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HD 156846 (save the date)

August 1st, 2011

Seems like every other year, a good opportunity arises for small-telescope photometric transit observers to participate in a big discovery. In 2007, oklo.org egged everyone on to observe HD 17156 during the transit window of its e=0.69, P=21.2-day planet, and the results were quite satisfactory. In early 2009, there was the exciting detection of the HD 80606b transit. This year, there’s a very interesting opportunity to see whether HD 156846b (RA 17 20 34.31129, DEC -19 20 01.4991, V=6.5) occults its parent star.

HD 156846 b was discovered by the Geneva Team in 2007, and weighs in at a hefty 10+ Jupiter masses. Its orbital period is 359.6 days, just short of a year, and it has a very high eccentricity, e=0.848. The orbital geometry is quite favorable, leading to a ~5% chance that transits will be observable. In addition, the transit window is well constrained as a consequence of the large radial velocity swing that the planet induces in its parent star. Here’s the set-up, with the inner solar system orbits shown for scale:

Observers worldwide should plan to be on the sky this August 23rd, 24th, and 25th, a bit more than three weeks from now. Be sure to check back at oklo.org and to follow twitter.com/transitsearch for updates and interesting details as this opportunity draws near!

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  1. EmilyR
    August 9th, 2011 at 13:59 | #1

    I’m interested in monitoring the transit from Staten Island with a 16-inch telescope … any recommendation for an appropriate cadence?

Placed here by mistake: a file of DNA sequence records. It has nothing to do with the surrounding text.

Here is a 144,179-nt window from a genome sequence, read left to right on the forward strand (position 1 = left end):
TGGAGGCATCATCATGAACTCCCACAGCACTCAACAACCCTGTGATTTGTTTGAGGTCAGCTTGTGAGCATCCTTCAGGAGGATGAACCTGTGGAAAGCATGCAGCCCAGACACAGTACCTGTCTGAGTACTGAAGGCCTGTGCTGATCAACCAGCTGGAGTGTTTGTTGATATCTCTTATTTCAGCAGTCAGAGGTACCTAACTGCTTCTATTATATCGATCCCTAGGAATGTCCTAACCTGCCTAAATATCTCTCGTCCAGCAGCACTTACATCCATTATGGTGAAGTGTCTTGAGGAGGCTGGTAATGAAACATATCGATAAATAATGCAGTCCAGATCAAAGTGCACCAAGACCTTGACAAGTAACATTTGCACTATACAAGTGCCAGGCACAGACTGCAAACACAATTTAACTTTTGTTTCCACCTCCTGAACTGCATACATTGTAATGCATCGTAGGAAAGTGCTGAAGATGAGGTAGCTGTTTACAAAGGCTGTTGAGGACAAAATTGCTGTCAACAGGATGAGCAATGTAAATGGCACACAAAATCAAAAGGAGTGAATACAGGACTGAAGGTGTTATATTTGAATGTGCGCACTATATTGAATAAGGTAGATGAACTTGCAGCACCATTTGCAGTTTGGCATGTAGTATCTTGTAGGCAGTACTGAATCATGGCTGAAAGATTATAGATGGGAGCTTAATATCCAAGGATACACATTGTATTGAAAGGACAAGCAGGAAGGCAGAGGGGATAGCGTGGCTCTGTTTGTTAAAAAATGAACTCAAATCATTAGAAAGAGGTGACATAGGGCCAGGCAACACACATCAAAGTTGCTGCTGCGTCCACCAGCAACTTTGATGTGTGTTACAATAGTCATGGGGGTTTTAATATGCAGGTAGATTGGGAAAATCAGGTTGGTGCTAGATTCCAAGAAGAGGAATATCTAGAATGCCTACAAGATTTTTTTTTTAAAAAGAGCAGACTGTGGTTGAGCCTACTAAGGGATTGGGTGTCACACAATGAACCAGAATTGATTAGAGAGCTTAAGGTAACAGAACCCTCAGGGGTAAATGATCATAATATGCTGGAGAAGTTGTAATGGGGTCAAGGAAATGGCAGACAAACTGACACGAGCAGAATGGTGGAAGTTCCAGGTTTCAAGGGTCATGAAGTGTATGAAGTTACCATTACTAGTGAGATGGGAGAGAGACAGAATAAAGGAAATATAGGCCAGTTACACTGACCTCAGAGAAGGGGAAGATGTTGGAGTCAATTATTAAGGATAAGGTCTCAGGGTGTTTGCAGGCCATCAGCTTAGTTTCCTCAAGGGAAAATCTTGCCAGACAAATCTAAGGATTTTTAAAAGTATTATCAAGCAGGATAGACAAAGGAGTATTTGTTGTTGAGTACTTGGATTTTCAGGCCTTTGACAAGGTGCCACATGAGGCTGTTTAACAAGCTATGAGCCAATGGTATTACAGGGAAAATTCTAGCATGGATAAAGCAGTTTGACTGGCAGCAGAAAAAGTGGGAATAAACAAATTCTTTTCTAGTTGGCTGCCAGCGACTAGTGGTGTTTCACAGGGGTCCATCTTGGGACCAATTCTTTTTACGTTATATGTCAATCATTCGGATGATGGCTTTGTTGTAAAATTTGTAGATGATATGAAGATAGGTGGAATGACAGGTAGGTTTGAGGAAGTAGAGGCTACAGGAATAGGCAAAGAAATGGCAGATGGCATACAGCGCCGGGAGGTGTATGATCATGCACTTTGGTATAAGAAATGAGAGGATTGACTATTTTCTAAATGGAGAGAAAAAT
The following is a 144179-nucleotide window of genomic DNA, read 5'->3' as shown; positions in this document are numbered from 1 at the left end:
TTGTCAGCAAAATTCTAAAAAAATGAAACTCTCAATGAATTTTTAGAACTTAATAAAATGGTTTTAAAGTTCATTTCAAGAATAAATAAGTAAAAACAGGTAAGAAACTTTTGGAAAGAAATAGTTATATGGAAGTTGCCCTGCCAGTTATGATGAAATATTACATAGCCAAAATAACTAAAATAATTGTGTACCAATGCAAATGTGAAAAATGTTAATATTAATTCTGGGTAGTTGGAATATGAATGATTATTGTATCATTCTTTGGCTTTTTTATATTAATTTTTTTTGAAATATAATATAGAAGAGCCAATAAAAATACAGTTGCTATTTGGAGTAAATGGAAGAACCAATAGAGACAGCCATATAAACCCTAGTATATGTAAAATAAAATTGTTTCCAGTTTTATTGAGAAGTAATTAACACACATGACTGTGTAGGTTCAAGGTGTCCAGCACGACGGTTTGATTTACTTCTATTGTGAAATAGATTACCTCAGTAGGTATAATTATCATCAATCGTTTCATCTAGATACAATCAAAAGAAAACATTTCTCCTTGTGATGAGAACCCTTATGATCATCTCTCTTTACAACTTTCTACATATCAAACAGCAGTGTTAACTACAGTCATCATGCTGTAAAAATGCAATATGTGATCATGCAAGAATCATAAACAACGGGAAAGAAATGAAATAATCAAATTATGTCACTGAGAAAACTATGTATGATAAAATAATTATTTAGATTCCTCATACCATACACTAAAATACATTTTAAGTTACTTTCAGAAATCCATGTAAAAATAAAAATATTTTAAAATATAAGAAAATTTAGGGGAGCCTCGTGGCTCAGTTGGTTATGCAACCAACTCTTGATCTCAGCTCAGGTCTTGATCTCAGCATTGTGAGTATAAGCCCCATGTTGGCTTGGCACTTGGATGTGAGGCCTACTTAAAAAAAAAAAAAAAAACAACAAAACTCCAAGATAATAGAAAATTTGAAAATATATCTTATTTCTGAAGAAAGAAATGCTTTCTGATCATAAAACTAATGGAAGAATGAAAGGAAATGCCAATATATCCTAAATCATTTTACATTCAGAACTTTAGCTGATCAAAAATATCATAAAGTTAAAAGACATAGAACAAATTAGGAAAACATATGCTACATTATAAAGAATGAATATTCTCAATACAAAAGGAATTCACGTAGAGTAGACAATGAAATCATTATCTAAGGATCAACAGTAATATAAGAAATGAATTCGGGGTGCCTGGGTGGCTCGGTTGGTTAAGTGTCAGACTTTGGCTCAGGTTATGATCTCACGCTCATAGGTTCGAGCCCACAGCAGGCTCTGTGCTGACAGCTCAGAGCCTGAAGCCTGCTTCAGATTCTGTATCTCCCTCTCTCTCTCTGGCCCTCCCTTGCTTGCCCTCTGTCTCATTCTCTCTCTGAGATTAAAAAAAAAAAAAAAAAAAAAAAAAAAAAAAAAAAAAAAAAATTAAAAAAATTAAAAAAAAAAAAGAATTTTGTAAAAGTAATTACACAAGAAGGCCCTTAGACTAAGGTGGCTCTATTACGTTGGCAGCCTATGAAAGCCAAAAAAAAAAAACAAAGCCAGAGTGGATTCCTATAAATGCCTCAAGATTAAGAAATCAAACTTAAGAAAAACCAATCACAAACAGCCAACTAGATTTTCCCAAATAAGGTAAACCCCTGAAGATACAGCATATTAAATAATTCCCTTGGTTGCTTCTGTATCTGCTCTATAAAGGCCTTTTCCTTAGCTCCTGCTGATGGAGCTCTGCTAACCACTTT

2. jirwin
    August 10th, 2011 at 06:30 | #2

    At V=6.5, you’ll probably be forced to use exposures in the 1s ballpark to avoid saturation, depending on how oversampled the PSF is. I’d just observe it continuously, you’ll need a lot of exposures to overcome the Poisson noise from the comparison stars and the scintillation. (N.B. I usually do not recommend defocus, unless you know you can keep the focus perfectly stable and still guide – one or both of these criteria is usually not satisfied by most real systems) I can also recommend doing a proper non-linearity measurement on the CCD beforehand if you have time in case the counts vary significantly during the observation. I think you know my email if you need any more. :)

  3. DavidB
    August 10th, 2011 at 15:38 | #3

    Well the estimated transit duration, assuming zero impact parameter, is 323 minutes and since
    a transit light curve requires something like a minimum of 10 points to be characterized, a minimum cadence would be once every 30 minutes or so. More would be much better so if you can do every few minutes, that would be good. Bruce Gary wrote an online book on transit photometry that is available for free and the link is on Greg’s other website, Transitsearch.

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